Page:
WVU ‘fossil detective’ links past to future in discovering what drives the evolution of new animals
Fossil records that reveal how new animals evolve is key not only to understanding the history of life on Earth, but could play a role in guiding modern conservation efforts in predicting responses to future climate change, according to West Virginia University geologist James Lamsdell. The results of his research will end up in the hands of public school students in age-appropriate science curricula.
Lamsdell will use fossil records to study how arthropods, such as crustaceans and horseshoe crabs, as well as extinct species like sea scorpions and trilobites, have adapted to new environments by changing the speed or timing of their development to reshape their adult forms. He will also examine whether these changes in their development alter the speed at which their evolution occurs.
“We can potentially use the past to help predict responses to future climate change as species are faced with rising sea levels and changing temperatures across the globe,” Lamsdell said.
A National Science Foundation CAREER award of $500,000 will allow Lamsdell and
his research assistants to travel to museums in the U. S. and Canada to study
fossil collections and present their findings at scientific conferences, and
also to build new curricula for public school and college students.
A rapid research response to COVID-19’s effect on communities
A WVU Geography professor, Jamison Conley, is among an interdisciplinary team of researchers from WVU to study Appalachia from a wide range of perspectives.
Over the next eight weeks, the team will conduct a series of surveys of Appalachian residents to measure their thoughts, feelings and behaviors related to COVID-19 and how they change over time. Their goal is to learn what attributes about people determine their perceptions of crisis recommendations and how they respond.Read more about COVID-19 Research.
WVU Humanities Center announces recipients of ‘Life in the Time of COVID-19’ grants
A WVU Geography assistant professor, Jamie Shinn, was awarded one of seven “Life in the Time of COVID-19” grants to research projects that address the pandemic from a humanistic perspective.
Funded by the WVU Humanities Center through a WVU endowment from the Claude Worthington Benedum Foundation, all of the projects offer a voice to those living in smaller towns and rural areas, as well as address what might otherwise be substantial gaps in our understanding of Life in the Time of COVID-19 in the Appalachian region.
Finding renewal in the aftermath of floods
Four years after the disastrous flooding in southern West Virginia, new research from West Virginia University’s Department of Geology and Geography highlights the role faith-based groups and other community organizations have played in the relief and recovery efforts.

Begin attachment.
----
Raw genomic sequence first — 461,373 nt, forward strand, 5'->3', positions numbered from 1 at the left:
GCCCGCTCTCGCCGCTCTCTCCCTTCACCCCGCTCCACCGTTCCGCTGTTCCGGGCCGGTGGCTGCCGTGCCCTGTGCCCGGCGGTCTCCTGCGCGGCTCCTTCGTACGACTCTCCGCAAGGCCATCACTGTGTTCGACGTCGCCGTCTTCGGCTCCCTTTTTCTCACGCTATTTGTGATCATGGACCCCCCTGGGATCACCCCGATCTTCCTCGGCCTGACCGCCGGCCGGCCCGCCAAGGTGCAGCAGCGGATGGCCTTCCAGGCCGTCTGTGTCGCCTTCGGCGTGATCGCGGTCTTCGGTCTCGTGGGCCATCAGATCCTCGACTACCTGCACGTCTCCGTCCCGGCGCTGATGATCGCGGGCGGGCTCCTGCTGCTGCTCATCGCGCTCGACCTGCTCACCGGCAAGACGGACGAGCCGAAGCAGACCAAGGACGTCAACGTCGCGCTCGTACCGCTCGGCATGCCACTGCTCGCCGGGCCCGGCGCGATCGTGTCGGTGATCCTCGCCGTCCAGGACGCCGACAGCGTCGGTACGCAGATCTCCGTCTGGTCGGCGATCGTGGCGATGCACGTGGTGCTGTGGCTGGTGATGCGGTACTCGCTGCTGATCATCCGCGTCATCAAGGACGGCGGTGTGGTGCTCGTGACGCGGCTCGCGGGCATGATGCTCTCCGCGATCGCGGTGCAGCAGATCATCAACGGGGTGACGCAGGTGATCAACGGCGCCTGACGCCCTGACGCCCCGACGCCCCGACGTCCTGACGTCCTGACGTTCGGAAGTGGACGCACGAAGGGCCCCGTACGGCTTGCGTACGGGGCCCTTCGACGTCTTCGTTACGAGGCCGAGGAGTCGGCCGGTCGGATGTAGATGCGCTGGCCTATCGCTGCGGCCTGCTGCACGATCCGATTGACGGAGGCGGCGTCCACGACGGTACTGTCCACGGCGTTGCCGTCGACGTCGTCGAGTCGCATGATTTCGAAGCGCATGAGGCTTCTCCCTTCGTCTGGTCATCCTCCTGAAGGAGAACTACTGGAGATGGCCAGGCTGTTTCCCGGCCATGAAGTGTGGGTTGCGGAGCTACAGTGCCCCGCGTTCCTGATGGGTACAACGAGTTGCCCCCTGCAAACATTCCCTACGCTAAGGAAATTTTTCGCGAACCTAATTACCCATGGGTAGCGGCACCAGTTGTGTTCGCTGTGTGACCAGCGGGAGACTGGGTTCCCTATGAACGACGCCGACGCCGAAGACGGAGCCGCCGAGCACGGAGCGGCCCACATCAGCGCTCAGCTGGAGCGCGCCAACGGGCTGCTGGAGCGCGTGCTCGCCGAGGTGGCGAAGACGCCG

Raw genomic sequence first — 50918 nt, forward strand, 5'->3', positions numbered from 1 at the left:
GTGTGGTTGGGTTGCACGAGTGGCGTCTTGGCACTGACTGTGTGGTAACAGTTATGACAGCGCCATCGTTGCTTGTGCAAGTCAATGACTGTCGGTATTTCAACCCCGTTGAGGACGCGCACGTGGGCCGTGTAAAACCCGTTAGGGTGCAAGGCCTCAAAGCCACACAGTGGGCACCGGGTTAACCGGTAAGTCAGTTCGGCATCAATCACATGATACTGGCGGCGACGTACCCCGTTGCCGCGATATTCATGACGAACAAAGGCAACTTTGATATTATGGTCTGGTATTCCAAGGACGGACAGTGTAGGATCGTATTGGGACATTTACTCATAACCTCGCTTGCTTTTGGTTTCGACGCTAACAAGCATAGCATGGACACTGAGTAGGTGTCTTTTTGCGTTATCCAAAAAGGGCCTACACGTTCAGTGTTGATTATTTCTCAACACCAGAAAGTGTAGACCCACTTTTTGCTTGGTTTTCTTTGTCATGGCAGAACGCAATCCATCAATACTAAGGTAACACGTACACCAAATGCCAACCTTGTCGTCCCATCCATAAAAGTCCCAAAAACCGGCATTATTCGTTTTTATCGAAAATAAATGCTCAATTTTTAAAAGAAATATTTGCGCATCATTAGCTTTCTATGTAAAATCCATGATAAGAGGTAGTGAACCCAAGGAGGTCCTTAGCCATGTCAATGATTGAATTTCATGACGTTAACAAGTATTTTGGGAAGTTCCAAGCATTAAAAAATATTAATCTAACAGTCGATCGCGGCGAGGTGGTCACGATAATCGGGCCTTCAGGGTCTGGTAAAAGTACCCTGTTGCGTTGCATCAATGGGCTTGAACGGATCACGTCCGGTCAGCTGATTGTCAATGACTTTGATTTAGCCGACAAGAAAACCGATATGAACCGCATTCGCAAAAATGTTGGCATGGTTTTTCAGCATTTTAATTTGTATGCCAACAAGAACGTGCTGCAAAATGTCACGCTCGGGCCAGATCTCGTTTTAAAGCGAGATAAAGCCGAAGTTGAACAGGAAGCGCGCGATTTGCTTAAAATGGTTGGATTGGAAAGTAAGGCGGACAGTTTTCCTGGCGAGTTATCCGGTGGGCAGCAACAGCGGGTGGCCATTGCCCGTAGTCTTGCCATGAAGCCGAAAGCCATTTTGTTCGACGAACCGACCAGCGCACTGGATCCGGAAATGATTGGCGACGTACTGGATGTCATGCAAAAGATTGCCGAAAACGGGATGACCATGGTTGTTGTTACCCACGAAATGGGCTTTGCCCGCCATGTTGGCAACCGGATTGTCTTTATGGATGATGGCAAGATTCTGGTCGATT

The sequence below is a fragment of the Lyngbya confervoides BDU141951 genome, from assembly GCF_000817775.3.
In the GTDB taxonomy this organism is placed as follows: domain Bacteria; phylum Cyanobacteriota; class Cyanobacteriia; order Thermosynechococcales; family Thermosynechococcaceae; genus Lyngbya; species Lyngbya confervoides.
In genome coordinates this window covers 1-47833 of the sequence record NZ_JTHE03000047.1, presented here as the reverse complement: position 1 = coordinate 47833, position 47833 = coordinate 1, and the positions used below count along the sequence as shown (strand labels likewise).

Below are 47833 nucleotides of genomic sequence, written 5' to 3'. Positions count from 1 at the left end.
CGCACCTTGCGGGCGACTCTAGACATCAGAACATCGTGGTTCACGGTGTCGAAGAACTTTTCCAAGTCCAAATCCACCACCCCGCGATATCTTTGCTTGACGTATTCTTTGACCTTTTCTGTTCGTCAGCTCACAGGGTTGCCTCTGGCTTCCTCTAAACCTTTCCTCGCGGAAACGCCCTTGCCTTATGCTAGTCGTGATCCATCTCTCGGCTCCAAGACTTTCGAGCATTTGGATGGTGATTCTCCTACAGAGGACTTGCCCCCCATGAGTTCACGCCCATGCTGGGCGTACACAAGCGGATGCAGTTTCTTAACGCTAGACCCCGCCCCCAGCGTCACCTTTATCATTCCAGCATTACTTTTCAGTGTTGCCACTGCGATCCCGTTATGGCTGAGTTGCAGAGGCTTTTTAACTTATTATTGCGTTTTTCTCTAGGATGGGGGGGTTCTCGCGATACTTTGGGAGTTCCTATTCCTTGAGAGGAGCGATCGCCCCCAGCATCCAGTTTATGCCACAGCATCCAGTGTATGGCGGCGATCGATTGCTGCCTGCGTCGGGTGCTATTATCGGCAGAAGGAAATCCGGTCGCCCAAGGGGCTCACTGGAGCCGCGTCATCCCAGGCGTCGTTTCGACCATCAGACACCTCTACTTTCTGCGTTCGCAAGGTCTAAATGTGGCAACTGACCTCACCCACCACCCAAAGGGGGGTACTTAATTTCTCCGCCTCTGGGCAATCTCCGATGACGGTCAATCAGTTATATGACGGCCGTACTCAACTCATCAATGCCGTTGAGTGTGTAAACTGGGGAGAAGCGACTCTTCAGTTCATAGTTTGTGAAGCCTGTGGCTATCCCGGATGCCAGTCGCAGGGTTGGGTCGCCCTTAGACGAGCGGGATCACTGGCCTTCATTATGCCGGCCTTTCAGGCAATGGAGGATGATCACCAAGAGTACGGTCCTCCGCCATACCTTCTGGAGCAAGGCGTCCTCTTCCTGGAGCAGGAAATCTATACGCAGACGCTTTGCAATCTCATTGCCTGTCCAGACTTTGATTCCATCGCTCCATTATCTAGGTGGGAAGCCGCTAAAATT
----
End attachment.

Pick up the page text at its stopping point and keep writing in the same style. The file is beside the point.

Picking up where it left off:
In summer 2017, assistant professors of geography Jamie Shinn and Martina Angela Caretta in the Eberly College of Arts and Sciences interviewed 21 Greenbrier County residents and members of relief organizations to understand the lasting effects of flooding in their communities.
“Once we spent some time talking to people and seeing firsthand the devastating impacts the floods had there, we were motivated to understand the social impacts more deeply,” Shinn said. “In particular, we wanted to understand how the recovery efforts following the floods created a new sense of hope among residents that they could rebuild their towns into something better than they had been before the floods. Instead of the story being one of recovery, it became one of revitalization.”Read more about flood recovery.
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Geography doctoral student, Sara Loftus featured in WBOY video.
Sara Loftus, a West Virginia University geography doctoral student who is studying how to build an online community is featured by WBOY.
Read more about building community.
Quenching the need for water quality data in West Virginia
A new portal created by the Department of Geology and Geography is increasing access to surface and groundwater water quality data from shale gas regions around the state to inform stakeholders about trends in water quality. The West Virginia Water Quality Impact Portal, developed by geology doctoral student Rachel Yesenchak and professor Shikha Sharma, allows people to investigate water quality in shale gas regions of West Virginia. It contains data for more than 1.3 million surface and ground water samples from 14 counties where most Marcellus Shale gas development has occurred.Read about the new portal.
Geography Master's Student named a Rachel Carson Campus Fellow
Brandon Rothrock is a second-year master’s student at West Virginia University where he is working towards his Master of Arts in Geography and a graduate certificate in Women’s and Gender Studies. Brandon’s work focuses on the intersection of climate change and gender and sexuality.
Read more about the Campus Fellow.
We offer several student organizations to help you make the most of of your education.
Summer Undergraduate Research Experience
Selected students are awarded a $3,500 stipend for eight weeks of mentored research. An additional $2,000 is available for travel to a professional conference or for supplies.